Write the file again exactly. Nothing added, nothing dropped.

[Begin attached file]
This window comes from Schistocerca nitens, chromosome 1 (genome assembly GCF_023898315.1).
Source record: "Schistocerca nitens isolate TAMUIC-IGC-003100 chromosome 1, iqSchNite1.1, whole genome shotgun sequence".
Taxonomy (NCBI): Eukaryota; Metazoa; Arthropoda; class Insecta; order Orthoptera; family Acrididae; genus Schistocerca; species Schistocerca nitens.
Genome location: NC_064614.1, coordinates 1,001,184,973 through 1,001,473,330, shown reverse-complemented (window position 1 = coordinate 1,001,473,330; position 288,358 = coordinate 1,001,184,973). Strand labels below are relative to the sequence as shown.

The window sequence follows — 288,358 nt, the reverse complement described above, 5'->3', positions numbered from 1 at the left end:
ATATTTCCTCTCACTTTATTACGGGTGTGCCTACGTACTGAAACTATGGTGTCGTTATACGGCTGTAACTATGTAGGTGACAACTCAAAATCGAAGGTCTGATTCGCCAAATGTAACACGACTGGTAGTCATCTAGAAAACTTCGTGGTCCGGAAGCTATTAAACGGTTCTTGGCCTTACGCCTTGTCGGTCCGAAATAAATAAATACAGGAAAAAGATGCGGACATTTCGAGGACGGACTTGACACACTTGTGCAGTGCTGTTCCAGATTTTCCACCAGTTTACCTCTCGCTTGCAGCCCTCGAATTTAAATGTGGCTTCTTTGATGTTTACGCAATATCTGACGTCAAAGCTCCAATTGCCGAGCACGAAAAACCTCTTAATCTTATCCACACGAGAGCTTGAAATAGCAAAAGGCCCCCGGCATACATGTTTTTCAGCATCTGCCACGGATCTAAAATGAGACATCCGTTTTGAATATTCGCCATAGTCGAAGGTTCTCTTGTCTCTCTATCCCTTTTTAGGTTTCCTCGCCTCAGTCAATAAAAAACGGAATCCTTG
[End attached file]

This window comes from Schistocerca nitens, chromosome 1 (genome assembly GCF_023898315.1).
Source record: "Schistocerca nitens isolate TAMUIC-IGC-003100 chromosome 1, iqSchNite1.1, whole genome shotgun sequence".
Taxonomy (NCBI): Eukaryota; Metazoa; Arthropoda; class Insecta; order Orthoptera; family Acrididae; genus Schistocerca; species Schistocerca nitens.
Genome location: NC_064614.1, coordinates 1,001,184,973 through 1,001,473,330, shown reverse-complemented (window position 1 = coordinate 1,001,473,330; position 288,358 = coordinate 1,001,184,973). Strand labels below are relative to the sequence as shown.

The window sequence follows — 288,358 nt, the reverse complement described above, 5'->3', positions numbered from 1 at the left end:
ATATTTCCTCTCACTTTATTACGGGTGTGCCTACGTACTGAAACTATGGTGTCGTTATACGGCTGTAACTATGTAGGTGACAACTCAAAATCGAAGGTCTGATTCGCCAAATGTAACACGACTGGTAGTCATCTAGAAAACTTCGTGGTCCGGAAGCTATTAAACGGTTCTTGGCCTTACGCCTTGTCGGTCCGAAATAAATAAATACAGGAAAAAGATGCGGACATTTCGAGGACGGACTTGACACACTTGTGCAGTGCTGTTCCAGATTTTCCACCAGTTTACCTCTCGCTTGCAGCCCTCGAATTTAAATGTGGCTTCTTTGATGTTTACGCAATATCTGACGTCAAAGCTCCAATTGCCGAGCACGAAAAACCTCTTAATCTTATCCACACGAGAGCTTGAAATAGCAAAAGGCCCCCGGCATACATGTTTTTCAGCATCTGCCACGGATCTAAAATGAGACATCCGTTTTGAATATTCGCCATAGTCGAAGGTTCTCTTGTCTCTCTATCCCTTTTTAGGTTTCCTCGCCTCAGTCAATAAAAAACGGAATCCTTG